Candidate says flat out: 'I will raise your taxes'



CHICAGO -- The old motto, "Honesty is the best policy," hasn't often been considered the route to success in politics.

But that hasn't stopped Illinois State Comptroller Dawn Clark Netsch, running in the March 15 Democratic gubernatorial primary, from telling voters straight out that if elected she intends to raise income taxes -- to rescue long-neglected public education.

In doing so, Netsch is following in the footsteps of Walter Mondale, who in 1984 announced in accepting the Democratic presidential nomination that if elected, he would raise taxes. That November, he got buried.

On the other hand, when George Bush in 1988 told his nominating convention to 'read my lips -- no new taxes,' he won the White House handily. After breaking his word, however, he was thrown out of office in 1992.

Netsch is taking a chance that not only telling the truth at the outset, but laying out a detailed plan, will convince voters to put the state's education turmoil in her hands. She is proposing a boost in the individual state income tax from 3 to 4.25 percent and in corporate income tax from 4.8 to 6.8 percent, bringing in $2.5 billion more for the state.

Not surprisingly, Netsch's two main opponents, state Attorney General Roland Burris and Cook County Board President Richard Phelan, have targeted her income tax increase proposals, arguing that the money needed to rescue the state's beleaguered school system can be found without them.

It is a particularly hard sell for Phelan, who himself pledged not to raise taxes when he ran for his current office but afterward did so to finance public needs that he said were unforeseen. Burris says he can meet education needs by squeezing $160 million out of the existing state budget, without being very specific.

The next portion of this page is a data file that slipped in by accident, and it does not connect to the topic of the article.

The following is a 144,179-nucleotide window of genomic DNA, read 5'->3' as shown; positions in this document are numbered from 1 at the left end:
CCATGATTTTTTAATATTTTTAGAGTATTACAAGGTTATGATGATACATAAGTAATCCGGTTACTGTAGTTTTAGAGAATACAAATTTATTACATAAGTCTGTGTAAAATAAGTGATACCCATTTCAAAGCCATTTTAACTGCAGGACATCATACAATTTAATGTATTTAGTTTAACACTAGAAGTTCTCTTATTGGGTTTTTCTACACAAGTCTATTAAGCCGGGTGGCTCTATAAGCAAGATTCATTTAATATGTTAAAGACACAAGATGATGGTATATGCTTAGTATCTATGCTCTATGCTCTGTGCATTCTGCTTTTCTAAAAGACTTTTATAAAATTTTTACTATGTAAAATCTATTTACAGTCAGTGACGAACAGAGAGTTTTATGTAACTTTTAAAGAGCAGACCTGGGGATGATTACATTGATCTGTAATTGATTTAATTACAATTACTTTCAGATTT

Netsch's candid approach did not at first appear to be getting her anywhere until her campaign started running a television ad showing this rather grandmotherly lady shooting pool -- and pulling off some impressive trick shots. Having played pool in her younger days, she made all the shots shown herself -- albeit not in the consecutive sequence shown in the ad.

As she knocks ball after ball into the pockets, the voiceover says: "When it comes to real change for your schools and honest budgeting for Illinois, there's only one candidate for governor who's shooting straight."

Almost overnight, Netsch, a one-time Northwestern Law School teacher and former state senator who is married to noted architect Walter Netsch, climbed past Phelan in the polls onto Burris' heels. Less than three weeks ago, she cut Burris' earlier lead in the Chicago Tribune poll from 39-14 with 16 percent for Phelan to 30-28, with Phelan down to 14.

Burris, long one of the state's most prominent black politicians, can count on a solid vote from the black community, but he has failed to generate the kind of enthusiasm within in that marked the campaigns of the late Mayor Harold Washington and 1984 and 1988 presidential candidate Jesse Jackson. Turnout in Chicago's black wards will be a key factor for him.

Burris has also enjoyed some success among white voters, particularly downstate where he comes from. "There's a high comfort level in Roland Burris," says his campaign manager, Fred Lebed. But another Democratic strategist says Burris is "like tapioca pudding -- not much to get excited about."

Phelan, attempting to keep his campaign afloat, has bought very heavy television advertising criticizing her on her tax proposals, but to little apparent avail, what with his own broken promises on taxes.

The primary winner likely will oppose Republican Gov. Jim Edgar, who has only minor primary opposition. Burris reminded a First Ward meeting the other night that Edgar is running an ad hitting Netsch and Phelan as one Democratic who will raise taxes and another who already has. But it suggests he may see Burris as the easier foe in November.

"Whoever is elected," Netsch says, "in 1995 the people of Illinois are going to pay higher taxes. The difference is that I'm saying so before the election." So did Fritz Mondale.

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